Technology in the Latin Classroom

More Kahoot Jumble Ideas

Long time, no blog! I don’t really have an excuse. I was going to say that I went to Iceland, but I went to Iceland before my last blog post, so… foiled by my own dang self.

Anyway!

A few months ago, I wrote a post about the possible uses of Kahoot Jumble as a post-reading activity. I’ve had a few ideas since then about how we can use this feature of Kahoot; I’ll just list them below. Again, I don’t think Jumble is as useful as it could be. You should be able to use regular Kahoot questions and Jumble questions in the same quiz, but alas, I don’t run the world or any part of it.

Any type of sequencing activity should work well with Jumble, including:

  • Putting the days of the week, the months, the seasons, etc. in order
  • Putting tenses in order (for example: pluperfect, perfect/imperfect, present, future)
  • Ordering characters in a story from youngest to oldest or vice versa
  • Putting positive, comparative, and superlative adjectives in order
    • I think you have to have 4 things to order in each question, so I would do this by using “non adjective.” For example: non iratus, iratus, iratior, iratissimus
  • Putting events in logical order
    • For example: I wake up. I take a shower. I put on clothes. I leave for school.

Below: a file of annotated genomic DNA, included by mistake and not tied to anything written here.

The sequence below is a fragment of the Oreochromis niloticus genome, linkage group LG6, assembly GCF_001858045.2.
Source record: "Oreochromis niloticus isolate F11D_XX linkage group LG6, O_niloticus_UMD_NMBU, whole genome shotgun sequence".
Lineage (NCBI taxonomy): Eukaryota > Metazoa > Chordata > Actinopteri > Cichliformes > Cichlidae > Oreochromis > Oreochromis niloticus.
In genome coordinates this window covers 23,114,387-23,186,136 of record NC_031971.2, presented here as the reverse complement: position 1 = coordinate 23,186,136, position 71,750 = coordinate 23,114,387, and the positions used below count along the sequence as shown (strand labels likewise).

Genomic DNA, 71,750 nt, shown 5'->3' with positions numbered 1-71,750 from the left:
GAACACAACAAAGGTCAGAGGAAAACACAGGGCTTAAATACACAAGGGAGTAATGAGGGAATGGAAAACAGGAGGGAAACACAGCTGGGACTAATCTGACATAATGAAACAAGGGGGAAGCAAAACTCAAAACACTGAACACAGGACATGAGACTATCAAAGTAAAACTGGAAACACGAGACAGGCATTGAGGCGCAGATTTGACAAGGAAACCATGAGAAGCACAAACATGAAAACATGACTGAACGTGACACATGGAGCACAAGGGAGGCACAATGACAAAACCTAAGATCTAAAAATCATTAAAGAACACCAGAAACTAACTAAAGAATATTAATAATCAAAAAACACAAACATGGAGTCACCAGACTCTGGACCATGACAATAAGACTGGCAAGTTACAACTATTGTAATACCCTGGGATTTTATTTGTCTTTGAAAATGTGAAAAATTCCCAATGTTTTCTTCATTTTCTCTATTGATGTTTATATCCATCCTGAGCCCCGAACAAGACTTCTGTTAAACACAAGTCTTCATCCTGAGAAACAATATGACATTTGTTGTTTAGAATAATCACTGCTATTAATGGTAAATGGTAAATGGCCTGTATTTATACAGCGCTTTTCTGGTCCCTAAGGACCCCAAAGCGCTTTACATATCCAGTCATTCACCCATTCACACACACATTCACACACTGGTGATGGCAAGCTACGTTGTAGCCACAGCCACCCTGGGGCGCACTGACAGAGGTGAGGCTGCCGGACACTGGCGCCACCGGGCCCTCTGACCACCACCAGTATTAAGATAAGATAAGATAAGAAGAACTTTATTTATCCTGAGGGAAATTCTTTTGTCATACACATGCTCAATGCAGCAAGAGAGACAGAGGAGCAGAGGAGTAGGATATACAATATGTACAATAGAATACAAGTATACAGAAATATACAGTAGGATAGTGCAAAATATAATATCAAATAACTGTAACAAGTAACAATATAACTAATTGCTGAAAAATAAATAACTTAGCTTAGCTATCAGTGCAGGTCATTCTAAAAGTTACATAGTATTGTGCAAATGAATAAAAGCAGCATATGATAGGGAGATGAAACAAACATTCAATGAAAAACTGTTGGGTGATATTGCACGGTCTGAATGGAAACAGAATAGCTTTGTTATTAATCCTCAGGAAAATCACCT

• Putting historical events in order
  • Putting phrases in order according to transition words
    • For example: First, I get home. Second, I do my homework. Next, I watch TV. Finally, I go to bed.
  • Putting meals or courses in order
  • Putting numbers (cardinal or ordinal) in order
  • If you can find a GIF of someone doing something in a recognizable order, you can upload the GIF as part of the question. Then you could have students arrange the sentences to accurately reflect the order in which the person does that thing. (Could that be a more convoluted sentence? I’m sorry – I’m tired!)

I would use the quiz to target a specific sequence or set of vocabulary words, like days of the week or transition words, and do no more than 10 questions in a quiz (otherwise it becomes easily tiresome and repetitive).

I’m sure there are thousands of other ways to use this feature – let me know your thoughts!

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